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Verse 8. Which none of the princes. None of those rulers who were engaged in the crucifixion of the Messiah—referring both to the Jewish rulers and the Roman governor.

Knew. They did not perceive or appreciate the excellency of his character, the wisdom of his plan, the glory of his scheme of salvation. Their ignorance arose from not understanding the prophecies, and from an unwillingness to be convinced that Jesus of Nazareth had been truly sent by God. In Ac 3:17, Peter says that it was through ignorance that the Jews had put him to death. See Barnes "Ac 3:17".


For had they known it. Had they fully understood his character, and seen the wisdom of his plan and his work, they would not have put him to death. See Barnes "Ac 3:17".

Had they seen the hidden wisdom in that plan—had they understood the glory of his real character, the truth respecting his incarnation, and the fact that he was the long-expected: Messiah of their nation, they would not have put him to death. It is incredible that they would have crucified their Messiah, knowing him to be such. They might have known it, but they were unwilling to examine the evidence. They expected a different Messiah, and were unwilling to admit the claims of Jesus of Nazareth. For this ignorance, however, there was no excuse. If they had not a full knowledge, it was their own fault. Jesus had performed miracles which were a complete attestation to his Divine mission, Joh 5:36 Joh 10:25; but they closed their eyes on those works, and were unwilling to be convinced. God always gives to men sufficient demonstration of the truth, but they close their eyes, and are unwilling to believe. This is the sole reason why they are not converted to God, and saved.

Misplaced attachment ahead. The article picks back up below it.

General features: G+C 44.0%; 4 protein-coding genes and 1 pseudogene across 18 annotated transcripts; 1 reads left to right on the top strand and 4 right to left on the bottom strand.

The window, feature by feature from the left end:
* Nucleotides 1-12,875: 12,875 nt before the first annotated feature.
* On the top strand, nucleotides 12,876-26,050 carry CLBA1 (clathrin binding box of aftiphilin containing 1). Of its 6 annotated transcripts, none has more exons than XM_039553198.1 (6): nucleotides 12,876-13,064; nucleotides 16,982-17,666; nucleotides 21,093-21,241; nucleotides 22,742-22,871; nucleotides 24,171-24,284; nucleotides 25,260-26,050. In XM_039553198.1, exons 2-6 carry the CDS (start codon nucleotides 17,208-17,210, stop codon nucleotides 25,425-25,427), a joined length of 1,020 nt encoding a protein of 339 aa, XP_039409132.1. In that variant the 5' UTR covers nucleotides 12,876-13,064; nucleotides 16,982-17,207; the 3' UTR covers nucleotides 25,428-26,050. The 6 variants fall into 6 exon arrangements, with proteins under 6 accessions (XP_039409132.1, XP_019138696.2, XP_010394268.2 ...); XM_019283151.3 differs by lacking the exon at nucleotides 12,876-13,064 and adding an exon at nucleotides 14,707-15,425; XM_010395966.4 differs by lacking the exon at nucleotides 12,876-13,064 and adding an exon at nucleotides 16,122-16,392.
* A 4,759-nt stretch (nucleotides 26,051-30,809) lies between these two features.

They would not have crucified. It is perfectly manifest that the Jews would not have crucified their own Messiah, knowing him to be such. He was the hope and expectation of their nation. All their desires were centered in him. And to him they looked for deliverance from all their foes.

The Lord of glory. This expression is a Hebraism, and means "the glorious Lord;" or the "Messiah." Expressions like this, where a noun performs the office of an adjective, are common in the Hebrew language. Grotius supposes that the expression is taken from that of "the King of glory," in Ps 24:7-9:

"Lift up your heads, O ye gates;

Be ye Lift up, ye everlasting doors;

And the King of glory shall come in.

Who is this King of glory?

JEHOVAH, strong and mighty;

JEHOVAH, mighty in battle.

Lift up your heads, O ye gates;

Lift them up, ye everlasting doors;

And the King of glory shall come in.

Who is this King of glory?

JEHOVAH of hosts, he is the King of glory."


God is called "the God of glory" in Ac 7:2. The fact that this appellation is given to JEHOVAH in the Old Testament, and to the Lord Jesus in the verse before us, is one of those incidental circumstances which show how the Lord Jesus was estimated by the apostles; and how familiarly they applied to him names and titles which belong only to God. The foundation of this appellation is laid in his exalted perfections; and in the honour and majesty which he had with the Father before the world was, Joh 17:1-5.

{++} "princes" "rulers" {c} "for had they known it" Lu 23:34

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